Original thought is always worth something, but to think of others before yourself is awesome. Living in a day and age where becoming 2nd best is not always acceptable, this makes you think just a bit about why you might do that. Is this a lesson that will change all hearts? Probably not. But is it one of those reads that gets the wheels turning to the point where some good thoughts come into play? Oh yeah! I think it also dives into the priorities of one's life, as to what is more important in the end. And in between, some personalities may clash just a little. But I think it is worth it, and Blackston has done his part! Can't wait for the next offering.
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4.0 out of 5 stars Refreshing romance with humor and faith, March 5, 2009
This review is from: Last Mango in Texas: A Novel (Paperback)
Last Mango in Texas by Ray Blackston is a light-hearted romance with an undercurrent of faith and responsibility. Kyle Mango falls in love with Gretchen his freshman year at Texas Tech after she rescues him from a fraternity house while doing the mummy dance from the Thriller video. The two bond, but Gretchen pulls away and becomes deeply involved with rescuing birds and wildlife, especially from the damage done by oil companies. In Kyle's senior year at school, he inherits four oil wells from his uncle, which makes his courtship of Gretchen more than a bit difficult. He's torn between providing for his mother, siblings, and employees and pursuing the woman he loves. Blackston has a real talent for writing laugh out loud humor and creating characters who are just quirky enough to be interesting without being completely unbelievable. He handles the controversy of the damage oil companies do to the environment vs the service they provide consumers with compassion and heart. Blackston's romance is a fun read with a real message of faith and responsibility.
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5.0 out of 5 stars Another Colorful Tale Of Romance From The Male Perspective Of Ray Blackston, February 28, 2009
By 
Stacey (Las Vegas, NV USA) - See all my reviews
(VINE VOICE)   
This review is from: Last Mango in Texas: A Novel (Paperback)
"Last Mango in Texas" is signature Ray Blackston. His dialogue sparkles. His characters are bright and funny. His narrative is some of the wittiest writing in the business! Kyle Mango is a college student with an unthinkable decision to make! He must choose between Gretchen, the girl of his dreams, and being set for life financially as the owner of four oil wells that he inherited from his uncle. No brainer? NO WAY!

Ray Blackston weaves a colorful tale of love and environmental responsibility that will make you laugh out loud and seriously question how you would handle yourself if faced with the same circumstances. This is a completely enjoyable, intelligent read with a thread of faith woven throughout.
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5.0 out of 5 stars Last Mango in Texas, March 4, 2009
This review is from: Last Mango in Texas: A Novel (Paperback)
The Last Mango in Texas, by Ray Blackston, is a refrshing novel. I enjoyed this novel from the first page until the last. The main character, Kyle Mango, is such a lively character that you are intrigued with him and his life instantly.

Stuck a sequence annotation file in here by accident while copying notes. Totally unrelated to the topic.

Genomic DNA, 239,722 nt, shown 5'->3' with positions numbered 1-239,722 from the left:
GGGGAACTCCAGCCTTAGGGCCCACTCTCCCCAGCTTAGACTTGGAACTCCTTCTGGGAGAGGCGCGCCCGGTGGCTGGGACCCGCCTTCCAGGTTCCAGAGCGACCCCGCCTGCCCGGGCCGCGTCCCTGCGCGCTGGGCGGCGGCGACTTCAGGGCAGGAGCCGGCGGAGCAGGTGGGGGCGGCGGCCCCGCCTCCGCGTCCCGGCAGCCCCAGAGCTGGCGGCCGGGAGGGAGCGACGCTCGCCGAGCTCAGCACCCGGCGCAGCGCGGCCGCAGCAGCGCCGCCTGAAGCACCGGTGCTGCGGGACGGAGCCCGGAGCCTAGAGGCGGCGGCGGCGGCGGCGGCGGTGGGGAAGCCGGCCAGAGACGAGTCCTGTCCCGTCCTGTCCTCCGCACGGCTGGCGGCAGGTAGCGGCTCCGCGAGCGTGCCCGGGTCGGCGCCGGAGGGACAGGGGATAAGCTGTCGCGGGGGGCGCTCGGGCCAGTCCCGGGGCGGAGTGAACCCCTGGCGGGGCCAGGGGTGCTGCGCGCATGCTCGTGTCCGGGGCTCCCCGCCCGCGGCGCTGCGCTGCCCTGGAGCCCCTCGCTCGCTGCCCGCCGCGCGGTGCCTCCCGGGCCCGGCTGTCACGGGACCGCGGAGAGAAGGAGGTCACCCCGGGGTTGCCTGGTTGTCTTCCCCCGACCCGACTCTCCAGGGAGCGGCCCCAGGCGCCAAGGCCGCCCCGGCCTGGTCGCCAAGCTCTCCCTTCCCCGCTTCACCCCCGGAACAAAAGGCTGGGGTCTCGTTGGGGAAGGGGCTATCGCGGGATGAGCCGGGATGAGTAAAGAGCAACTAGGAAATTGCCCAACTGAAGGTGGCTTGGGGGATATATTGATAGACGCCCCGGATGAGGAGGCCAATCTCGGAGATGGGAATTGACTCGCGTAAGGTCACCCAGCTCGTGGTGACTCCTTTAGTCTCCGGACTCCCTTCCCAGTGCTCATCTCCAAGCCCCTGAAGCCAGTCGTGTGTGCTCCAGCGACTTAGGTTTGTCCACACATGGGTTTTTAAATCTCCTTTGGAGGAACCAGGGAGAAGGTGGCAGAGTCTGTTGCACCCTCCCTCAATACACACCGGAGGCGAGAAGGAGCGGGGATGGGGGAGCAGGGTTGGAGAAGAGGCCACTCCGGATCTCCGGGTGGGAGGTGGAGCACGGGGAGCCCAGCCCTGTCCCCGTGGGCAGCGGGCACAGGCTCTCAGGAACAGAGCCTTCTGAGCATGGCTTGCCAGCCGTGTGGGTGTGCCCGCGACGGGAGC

Kyle is a student who meets the girl of his dreams. However, things soon become confusing. He faces the hardest decision of his life: Love or Money.
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5.0 out of 5 stars Just a whole lot of fun, March 24, 2009
By 
Suzie Eller "(Suzie)" (beautiful NE Oklahoma) - See all my reviews
This review is from: Last Mango in Texas: A Novel (Paperback)
Kyle inherits an oil company while pursuing an environmentally conscious Greenie, Gretchen. While he doesn't think that oil is necessarily bad, Gretchen sees oil as the enemy. Can he get away with throwing money at good green causes, while hiding the truth from the girl he loves? Fun fast-paced storytelling with tongue-in-cheek moral dilemmas. This was just a whole lot of fun to read.
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4.0 out of 5 stars Enjoyable, October 2, 2013
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This review is from: Last Mango in Texas: A Novel (Paperback)
A good book on coming of age and working out your values and relationships. Enjoyed reading it myself, then bought it for my 3 teen to twenties kids to read.
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3.0 out of 5 stars Last Mango in Texas, August 26, 2013
This review is from: Last Mango in Texas: A Novel (Paperback)
Texas Tech student Kyle Mango is attending a fraternity party when he meets Gretchen, an artsy animal lover whose independent spirit immediately sparks his attention. But after a month of bliss, they suddenly find themselves in rough waters. When Kyle inherits four oil wells from his uncle, he sees his affluence as an opportunity to impress Gretchen. But just before he makes his move, Gretchen hears news of an oil tanker spilling its load near the coast of Alaska. Leaving Kyle behind in Texas, she joins a group of campus activists in Alaska for the summer to clean oil from suffering birds.

Kyle is torn between managing his business--and being left lonely in the Lone Star state--and risking everything to fly to Alaska to pursue Gretchen. The young oil man soon discovers that oil slicks are nothing compared to relational slicks. The early bird may get the worm, but the oily bird can ruin romance! Through it all, Kyle explores faith in God and His power to change lives.

LAST MANGO IN TEXAS is written in first person, kind of a coming-of-age story about a young man. It starts when Kyle is thirteen years old. The story is told more than shown, keeping the reader distant, and the book easy to put down.

Still, there are some laugh out loud moments, and times you hurt for Kyle--like when he's mourning the death of his uncle, and when he's mourning the loss of Gretchen. And I did want things to work out for him. Mr. Blackston is kind of a quirky writer, with normal people, with not so normal problems. Discussion questions are included.
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Last Mango in Texas: A Novel
Last Mango in Texas: A Novel by Ray Blackston (Paperback - March 13, 2009)